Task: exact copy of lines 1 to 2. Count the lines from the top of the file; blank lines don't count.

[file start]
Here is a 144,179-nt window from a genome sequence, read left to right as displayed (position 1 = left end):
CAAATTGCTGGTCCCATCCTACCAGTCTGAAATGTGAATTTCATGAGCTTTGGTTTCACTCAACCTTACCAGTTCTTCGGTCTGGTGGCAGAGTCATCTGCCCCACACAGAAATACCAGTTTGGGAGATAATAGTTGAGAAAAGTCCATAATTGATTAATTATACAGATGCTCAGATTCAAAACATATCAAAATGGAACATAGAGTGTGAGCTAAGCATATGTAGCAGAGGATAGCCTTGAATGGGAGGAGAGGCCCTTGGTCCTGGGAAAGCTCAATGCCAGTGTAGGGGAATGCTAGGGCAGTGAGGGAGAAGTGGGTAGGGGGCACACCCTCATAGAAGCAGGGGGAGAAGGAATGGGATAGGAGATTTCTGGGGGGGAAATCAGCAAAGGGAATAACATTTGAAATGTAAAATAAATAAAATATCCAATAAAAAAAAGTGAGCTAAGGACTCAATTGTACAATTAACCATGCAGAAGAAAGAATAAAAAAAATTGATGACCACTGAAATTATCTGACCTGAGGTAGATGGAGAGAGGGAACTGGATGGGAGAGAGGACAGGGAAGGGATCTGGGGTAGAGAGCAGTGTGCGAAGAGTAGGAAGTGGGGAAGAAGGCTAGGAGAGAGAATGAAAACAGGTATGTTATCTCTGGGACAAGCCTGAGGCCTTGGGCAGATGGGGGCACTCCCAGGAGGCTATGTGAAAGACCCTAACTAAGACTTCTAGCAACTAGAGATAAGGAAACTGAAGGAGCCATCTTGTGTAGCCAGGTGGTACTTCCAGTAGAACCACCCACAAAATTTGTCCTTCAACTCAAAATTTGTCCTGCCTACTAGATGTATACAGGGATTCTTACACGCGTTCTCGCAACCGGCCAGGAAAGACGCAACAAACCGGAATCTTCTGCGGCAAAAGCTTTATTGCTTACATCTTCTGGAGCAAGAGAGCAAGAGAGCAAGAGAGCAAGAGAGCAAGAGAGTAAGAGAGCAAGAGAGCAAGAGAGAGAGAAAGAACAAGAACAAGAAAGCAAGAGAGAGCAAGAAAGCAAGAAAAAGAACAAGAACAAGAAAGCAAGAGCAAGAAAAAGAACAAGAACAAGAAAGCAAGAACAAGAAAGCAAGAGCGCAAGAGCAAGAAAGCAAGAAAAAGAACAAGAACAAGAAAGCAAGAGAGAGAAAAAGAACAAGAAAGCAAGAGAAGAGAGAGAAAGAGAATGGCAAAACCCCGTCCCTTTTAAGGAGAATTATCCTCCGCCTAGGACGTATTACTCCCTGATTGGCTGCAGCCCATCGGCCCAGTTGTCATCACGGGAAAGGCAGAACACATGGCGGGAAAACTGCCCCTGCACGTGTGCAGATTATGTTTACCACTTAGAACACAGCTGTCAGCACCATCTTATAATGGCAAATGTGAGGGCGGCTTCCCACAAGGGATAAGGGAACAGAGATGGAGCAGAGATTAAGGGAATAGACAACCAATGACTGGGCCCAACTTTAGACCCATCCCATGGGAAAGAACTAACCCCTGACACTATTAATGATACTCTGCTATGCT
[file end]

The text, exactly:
Here is a 144,179-nt window from a genome sequence, read left to right as displayed (position 1 = left end):
CAAATTGCTGGTCCCATCCTACCAGTCTGAAATGTGAATTTCATGAGCTTTGGTTTCACTCAACCTTACCAGTTCTTCGGTCTGGTGGCAGAGTCATCTGCCCCACACAGAAATACCAGTTTGGGAGATAATAGTTGAGAAAAGTCCATAATTGATTAATTATACAGATGCTCAGATTCAAAACATATCAAAATGGAACATAGAGTGTGAGCTAAGCATATGTAGCAGAGGATAGCCTTGAATGGGAGGAGAGGCCCTTGGTCCTGGGAAAGCTCAATGCCAGTGTAGGGGAATGCTAGGGCAGTGAGGGAGAAGTGGGTAGGGGGCACACCCTCATAGAAGCAGGGGGAGAAGGAATGGGATAGGAGATTTCTGGGGGGGAAATCAGCAAAGGGAATAACATTTGAAATGTAAAATAAATAAAATATCCAATAAAAAAAAGTGAGCTAAGGACTCAATTGTACAATTAACCATGCAGAAGAAAGAATAAAAAAAATTGATGACCACTGAAATTATCTGACCTGAGGTAGATGGAGAGAGGGAACTGGATGGGAGAGAGGACAGGGAAGGGATCTGGGGTAGAGAGCAGTGTGCGAAGAGTAGGAAGTGGGGAAGAAGGCTAGGAGAGAGAATGAAAACAGGTATGTTATCTCTGGGACAAGCCTGAGGCCTTGGGCAGATGGGGGCACTCCCAGGAGGCTATGTGAAAGACCCTAACTAAGACTTCTAGCAACTAGAGATAAGGAAACTGAAGGAGCCATCTTGTGTAGCCAGGTGGTACTTCCAGTAGAACCACCCACAAAATTTGTCCTTCAACTCAAAATTTGTCCTGCCTACTAGATGTATACAGGGATTCTTACACGCGTTCTCGCAACCGGCCAGGAAAGACGCAACAAACCGGAATCTTCTGCGGCAAAAGCTTTATTGCTTACATCTTCTGGAGCAAGAGAGCAAGAGAGCAAGAGAGCAAGAGAGCAAGAGAGTAAGAGAGCAAGAGAGCAAGAGAGAGAGAAAGAACAAGAACAAGAAAGCAAGAGAGAGCAAGAAAGCAAGAAAAAGAACAAGAACAAGAAAGCAAGAGCAAGAAAAAGAACAAGAACAAGAAAGCAAGAACAAGAAAGCAAGAGCGCAAGAGCAAGAAAGCAAGAAAAAGAACAAGAACAAGAAAGCAAGAGAGAGAAAAAGAACAAGAAAGCAAGAGAAGAGAGAGAAAGAGAATGGCAAAACCCCGTCCCTTTTAAGGAGAATTATCCTCCGCCTAGGACGTATTACTCCCTGATTGGCTGCAGCCCATCGGCCCAGTTGTCATCACGGGAAAGGCAGAACACATGGCGGGAAAACTGCCCCTGCACGTGTGCAGATTATGTTTACCACTTAGAACACAGCTGTCAGCACCATCTTATAATGGCAAATGTGAGGGCGGCTTCCCACAAGGGATAAGGGAACAGAGATGGAGCAGAGATTAAGGGAATAGACAACCAATGACTGGGCCCAACTTTAGACCCATCCCATGGGAAAGAACTAACCCCTGACACTATTAATGATACTCTGCTATGCT